Advanced geothermal heats up with $138M round for startup Fervo Energy

Houston-based Fervo uses drilling techniques from the oil and gas industry to tap heat deep in the Earth and turn it into clean electricity.

An industrial drilling site in the desert in front of a snowy mountain range
Fervo Energy's advanced geothermal drilling site in Nevada. (Fervo)
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A leading geothermal energy startup just raised $138 million to build and run a fleet of power plants fueled by the Earth’s heat.

Fervo Energy announced the new funding on Monday. With the latest round, which was led by venture capital firm DCVC, the Houston-based startup has raised $177 million in total investment since launching five years ago.

Fervo aims to lower the cost of developing geothermal power by making it easier to tap heat deep within the Earth to make steam and produce clean electricity. The startup uses the same horizontal drilling techniques and fiber-optic sensing tools as the oil and gas industry, with the goal being to access geothermal resources that are otherwise too expensive or technically complex to reach using existing technologies.

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The company is part of a growing effort by startups, research institutions and government agencies to harness geothermal energy from deeper wells and hotter sources. In February, MIT spinoff Quaise Energy raised $40 million to develop high-frequency beams that melt and vaporize rocks, in theory allowing developers to extract heat virtually anywhere in the world. In May, Schmidt Futures — the philanthropy run by former Google CEO Eric Schmidt and his wife Wendy Schmidt — backed a new nonprofit, Project InnerSpace, to accelerate geothermal development worldwide.

Power buyers are interested in geothermal power because they are actively looking for reliable energy sources that can address climate change and rising energy prices,” Tim Latimer, CEO of Fervo, said in a press release. Our mission is to meet that growing demand by putting gigawatts of 24/7 carbon-free energy on the grid.”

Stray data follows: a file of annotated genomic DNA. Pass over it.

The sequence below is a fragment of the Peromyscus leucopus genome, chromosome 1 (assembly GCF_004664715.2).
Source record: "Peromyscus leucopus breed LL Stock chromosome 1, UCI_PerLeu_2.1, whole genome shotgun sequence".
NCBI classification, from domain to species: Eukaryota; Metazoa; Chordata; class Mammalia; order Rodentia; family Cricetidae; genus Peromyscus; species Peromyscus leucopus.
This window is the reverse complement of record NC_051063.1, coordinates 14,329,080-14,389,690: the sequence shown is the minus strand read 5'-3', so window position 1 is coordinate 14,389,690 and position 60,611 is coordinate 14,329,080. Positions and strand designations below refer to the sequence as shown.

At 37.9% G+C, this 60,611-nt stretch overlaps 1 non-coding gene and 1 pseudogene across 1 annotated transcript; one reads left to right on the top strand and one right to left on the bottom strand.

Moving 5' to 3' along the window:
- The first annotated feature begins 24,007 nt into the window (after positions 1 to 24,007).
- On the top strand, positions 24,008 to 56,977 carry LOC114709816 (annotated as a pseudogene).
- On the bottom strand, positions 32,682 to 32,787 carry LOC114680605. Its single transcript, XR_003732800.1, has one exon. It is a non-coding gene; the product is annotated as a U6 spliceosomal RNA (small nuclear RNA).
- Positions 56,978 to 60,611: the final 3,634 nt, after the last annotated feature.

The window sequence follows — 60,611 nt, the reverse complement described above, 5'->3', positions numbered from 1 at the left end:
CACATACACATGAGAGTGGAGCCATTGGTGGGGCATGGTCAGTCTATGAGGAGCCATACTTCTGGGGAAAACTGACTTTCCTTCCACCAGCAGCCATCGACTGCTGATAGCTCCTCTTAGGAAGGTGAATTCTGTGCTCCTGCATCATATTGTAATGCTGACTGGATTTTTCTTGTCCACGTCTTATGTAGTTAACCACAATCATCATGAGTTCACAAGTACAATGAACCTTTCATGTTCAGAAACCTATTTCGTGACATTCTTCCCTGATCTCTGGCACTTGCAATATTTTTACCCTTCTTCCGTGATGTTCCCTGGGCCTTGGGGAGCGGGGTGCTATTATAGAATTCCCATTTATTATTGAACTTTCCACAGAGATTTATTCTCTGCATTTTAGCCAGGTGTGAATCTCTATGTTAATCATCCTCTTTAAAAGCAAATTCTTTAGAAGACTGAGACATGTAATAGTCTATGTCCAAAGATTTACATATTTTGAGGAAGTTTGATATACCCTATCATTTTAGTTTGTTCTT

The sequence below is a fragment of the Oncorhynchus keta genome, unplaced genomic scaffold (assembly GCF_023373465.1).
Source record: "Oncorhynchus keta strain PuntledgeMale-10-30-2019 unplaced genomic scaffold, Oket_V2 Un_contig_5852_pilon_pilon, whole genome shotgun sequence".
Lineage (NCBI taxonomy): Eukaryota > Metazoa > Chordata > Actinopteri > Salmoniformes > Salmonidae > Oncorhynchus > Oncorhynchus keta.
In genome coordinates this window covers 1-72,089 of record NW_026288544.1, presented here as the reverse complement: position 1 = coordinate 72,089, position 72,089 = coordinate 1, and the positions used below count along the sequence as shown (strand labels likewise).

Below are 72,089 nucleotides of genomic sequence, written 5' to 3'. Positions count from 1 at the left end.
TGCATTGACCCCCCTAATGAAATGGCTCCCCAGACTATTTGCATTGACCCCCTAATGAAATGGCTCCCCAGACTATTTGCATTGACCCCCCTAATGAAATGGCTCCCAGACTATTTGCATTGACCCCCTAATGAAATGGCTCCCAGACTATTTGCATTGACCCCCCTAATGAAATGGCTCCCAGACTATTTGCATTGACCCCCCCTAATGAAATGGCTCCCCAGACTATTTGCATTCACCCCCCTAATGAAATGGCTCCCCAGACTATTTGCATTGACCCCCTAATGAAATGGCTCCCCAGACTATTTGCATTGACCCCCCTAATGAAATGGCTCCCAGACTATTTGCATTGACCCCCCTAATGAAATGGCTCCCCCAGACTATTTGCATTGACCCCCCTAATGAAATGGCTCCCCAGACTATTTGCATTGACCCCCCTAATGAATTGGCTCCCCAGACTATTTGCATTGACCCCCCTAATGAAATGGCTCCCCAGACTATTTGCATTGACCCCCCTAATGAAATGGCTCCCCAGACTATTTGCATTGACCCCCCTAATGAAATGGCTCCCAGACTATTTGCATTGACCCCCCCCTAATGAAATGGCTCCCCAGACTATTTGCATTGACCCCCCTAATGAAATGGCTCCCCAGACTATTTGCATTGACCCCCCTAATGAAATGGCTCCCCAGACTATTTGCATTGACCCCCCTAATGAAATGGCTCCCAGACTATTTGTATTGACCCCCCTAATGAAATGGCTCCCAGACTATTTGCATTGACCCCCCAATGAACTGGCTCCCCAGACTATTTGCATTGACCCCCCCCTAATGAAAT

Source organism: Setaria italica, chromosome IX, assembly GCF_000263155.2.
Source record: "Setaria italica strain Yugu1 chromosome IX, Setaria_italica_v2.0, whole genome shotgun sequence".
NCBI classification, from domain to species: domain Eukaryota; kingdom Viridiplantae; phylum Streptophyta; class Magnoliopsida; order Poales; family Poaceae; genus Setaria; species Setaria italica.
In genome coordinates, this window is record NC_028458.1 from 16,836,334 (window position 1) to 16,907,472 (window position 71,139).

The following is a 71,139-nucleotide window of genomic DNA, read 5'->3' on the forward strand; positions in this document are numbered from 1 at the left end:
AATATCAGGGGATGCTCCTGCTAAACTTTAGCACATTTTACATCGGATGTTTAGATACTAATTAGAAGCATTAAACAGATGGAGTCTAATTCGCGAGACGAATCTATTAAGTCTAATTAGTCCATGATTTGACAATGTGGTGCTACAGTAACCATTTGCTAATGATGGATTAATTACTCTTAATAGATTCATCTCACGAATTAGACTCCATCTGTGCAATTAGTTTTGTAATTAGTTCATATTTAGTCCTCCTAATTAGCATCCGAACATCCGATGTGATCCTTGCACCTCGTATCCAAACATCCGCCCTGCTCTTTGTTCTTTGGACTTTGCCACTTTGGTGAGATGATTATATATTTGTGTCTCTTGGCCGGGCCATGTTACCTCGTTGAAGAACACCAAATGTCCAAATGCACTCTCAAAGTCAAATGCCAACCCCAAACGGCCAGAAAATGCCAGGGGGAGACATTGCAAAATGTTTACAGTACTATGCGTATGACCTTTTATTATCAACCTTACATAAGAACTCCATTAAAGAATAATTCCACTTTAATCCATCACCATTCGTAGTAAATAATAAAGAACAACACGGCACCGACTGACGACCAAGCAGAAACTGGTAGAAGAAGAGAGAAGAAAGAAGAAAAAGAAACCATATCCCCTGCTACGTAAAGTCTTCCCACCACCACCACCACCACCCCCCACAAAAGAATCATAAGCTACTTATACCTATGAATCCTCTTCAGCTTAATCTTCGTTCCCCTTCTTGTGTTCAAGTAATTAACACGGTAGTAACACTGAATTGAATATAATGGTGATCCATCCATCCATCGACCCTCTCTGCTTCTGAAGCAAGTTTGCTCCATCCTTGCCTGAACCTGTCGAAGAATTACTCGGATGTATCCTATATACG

To date, geothermal’s ability to provide around-the-clock baseload electricity has been largely limited by geography. Most projects are located near relatively easy-to-access sites like hot springs and volcanoes. That explains why only about 0.4 percent of annual U.S. electricity generation comes from geothermal plants. Wind and solar power account for 9.2 percent and 2.8 percent, respectively.

Fervo’s first commercial project is now under construction. The 5-megawatt site will produce power to support Google’s data center operations in Nevada. Latimer said the latest investment will help Fervo complete its power-plant projects in Nevada and Utah, as well as evaluate new projects in California, Colorado, Idaho, New Mexico, Oregon and internationally. 

Fervo is poised to make geothermal as important as solar and wind to our energy future,” Matt Trevithick, a partner at DCVC, said in the Monday press release. 

The funding announcement comes a week after President Joe Biden signed into law the Inflation Reduction Act, which authorizes as much as $350 billion for new federal loans and loan guarantees for energy and automotive projects and companies. In an interview with The New York Times on Monday, Latimer said the law’s new loan authority could help geothermal development expand more quickly.

I don’t think we were expecting good news a month ago, but we’re getting more ready for prime time,” he told the NYT. We have barely scratched the surface with the amount of geothermal that we can develop in the United States.”

Maria Gallucci is a clean energy reporter at Canary Media, where she covers hard-to-decarbonize sectors and efforts to make the energy transition more affordable and equitable.